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Most living species of New World marsupials are classified in the family Didelphidae, with 98 species and 18
genera currently recognized. We sequenced fragments of two mitochondrial genes of didelphid marsupials from the Atlantic
Forest of eastern South America, a biodiversity hotspot. We evaluated sequence divergences within and among species
and contrasted the efficiency of cytochrome c oxidase subunit I (COI) with cytochrome b (CytB) in species-level diagnosis.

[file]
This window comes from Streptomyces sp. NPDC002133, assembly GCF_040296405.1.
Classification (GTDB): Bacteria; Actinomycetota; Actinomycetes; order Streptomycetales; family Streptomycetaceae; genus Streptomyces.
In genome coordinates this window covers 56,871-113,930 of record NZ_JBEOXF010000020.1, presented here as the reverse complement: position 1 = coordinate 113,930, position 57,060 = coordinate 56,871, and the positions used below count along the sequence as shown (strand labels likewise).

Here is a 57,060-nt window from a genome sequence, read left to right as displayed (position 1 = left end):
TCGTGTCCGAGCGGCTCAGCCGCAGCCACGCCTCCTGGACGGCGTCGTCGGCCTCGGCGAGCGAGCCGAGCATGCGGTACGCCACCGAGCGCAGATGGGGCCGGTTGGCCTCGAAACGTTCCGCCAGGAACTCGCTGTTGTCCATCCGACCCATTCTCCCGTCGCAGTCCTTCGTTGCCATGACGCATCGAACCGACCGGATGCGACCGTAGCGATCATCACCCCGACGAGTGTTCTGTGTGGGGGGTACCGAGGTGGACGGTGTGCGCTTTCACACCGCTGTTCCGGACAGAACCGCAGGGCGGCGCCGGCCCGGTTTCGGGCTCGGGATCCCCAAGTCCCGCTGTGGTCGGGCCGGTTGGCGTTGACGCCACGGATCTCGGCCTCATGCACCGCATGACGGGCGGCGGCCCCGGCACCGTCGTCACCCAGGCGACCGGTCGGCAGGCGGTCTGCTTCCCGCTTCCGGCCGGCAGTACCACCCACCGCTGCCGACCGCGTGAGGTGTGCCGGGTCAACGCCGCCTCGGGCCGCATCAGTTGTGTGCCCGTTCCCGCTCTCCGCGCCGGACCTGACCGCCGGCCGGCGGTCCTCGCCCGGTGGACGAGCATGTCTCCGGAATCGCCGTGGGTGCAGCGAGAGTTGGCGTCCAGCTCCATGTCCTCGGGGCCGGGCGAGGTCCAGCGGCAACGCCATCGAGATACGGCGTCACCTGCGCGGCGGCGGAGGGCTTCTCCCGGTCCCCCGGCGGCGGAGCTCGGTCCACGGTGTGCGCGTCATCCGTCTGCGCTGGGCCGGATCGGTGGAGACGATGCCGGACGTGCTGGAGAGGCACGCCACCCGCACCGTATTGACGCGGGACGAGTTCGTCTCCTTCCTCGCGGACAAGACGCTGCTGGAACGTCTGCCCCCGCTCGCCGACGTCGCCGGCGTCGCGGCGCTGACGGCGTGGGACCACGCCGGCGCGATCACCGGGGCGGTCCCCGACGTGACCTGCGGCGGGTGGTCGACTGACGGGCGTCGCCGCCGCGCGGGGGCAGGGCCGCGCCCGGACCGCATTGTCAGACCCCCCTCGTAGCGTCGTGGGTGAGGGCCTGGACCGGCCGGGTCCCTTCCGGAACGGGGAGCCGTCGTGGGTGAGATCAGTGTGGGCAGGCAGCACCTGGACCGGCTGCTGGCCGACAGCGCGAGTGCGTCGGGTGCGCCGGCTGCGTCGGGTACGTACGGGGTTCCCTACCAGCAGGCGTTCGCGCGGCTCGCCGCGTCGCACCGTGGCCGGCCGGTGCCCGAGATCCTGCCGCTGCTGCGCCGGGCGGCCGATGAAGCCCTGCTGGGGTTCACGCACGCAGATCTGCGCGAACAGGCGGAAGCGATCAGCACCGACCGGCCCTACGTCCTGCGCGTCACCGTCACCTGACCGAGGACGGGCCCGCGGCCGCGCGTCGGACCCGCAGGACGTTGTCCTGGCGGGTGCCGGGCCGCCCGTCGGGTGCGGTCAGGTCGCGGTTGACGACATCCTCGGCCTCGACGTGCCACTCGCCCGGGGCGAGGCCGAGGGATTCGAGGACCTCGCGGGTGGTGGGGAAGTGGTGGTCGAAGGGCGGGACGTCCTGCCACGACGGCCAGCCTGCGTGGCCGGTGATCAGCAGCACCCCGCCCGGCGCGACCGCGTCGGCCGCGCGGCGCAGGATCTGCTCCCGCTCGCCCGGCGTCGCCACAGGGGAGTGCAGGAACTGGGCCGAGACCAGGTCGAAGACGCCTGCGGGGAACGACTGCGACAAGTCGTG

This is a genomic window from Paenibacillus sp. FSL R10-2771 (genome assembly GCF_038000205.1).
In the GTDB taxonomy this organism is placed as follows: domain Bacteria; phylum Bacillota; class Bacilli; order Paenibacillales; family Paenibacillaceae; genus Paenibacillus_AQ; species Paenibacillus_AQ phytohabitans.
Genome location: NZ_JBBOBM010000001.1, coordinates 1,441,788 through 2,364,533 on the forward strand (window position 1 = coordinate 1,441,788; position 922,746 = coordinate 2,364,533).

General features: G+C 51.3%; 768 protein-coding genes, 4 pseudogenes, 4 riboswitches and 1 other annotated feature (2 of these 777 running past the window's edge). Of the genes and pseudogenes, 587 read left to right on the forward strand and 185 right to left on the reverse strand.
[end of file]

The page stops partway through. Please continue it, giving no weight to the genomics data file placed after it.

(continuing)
The average intraspecific genetic divergence of COI and CytB was 2.0% and 1.9%, respectively; which was
about five times lower than the comparison among species of the same genus (11.2 and 10.8%). In both genes, divergence
levels among closely related species are usually higher than within species. The barcoding gap is similar in COI and CytB,
indicating that either gene can be used in molecular diagnoses of didelphid species. DNA barcodes are a welcome addition
to traditional taxonomic methods when viewed as additional diagnostic characters in the context of integrative taxonomy.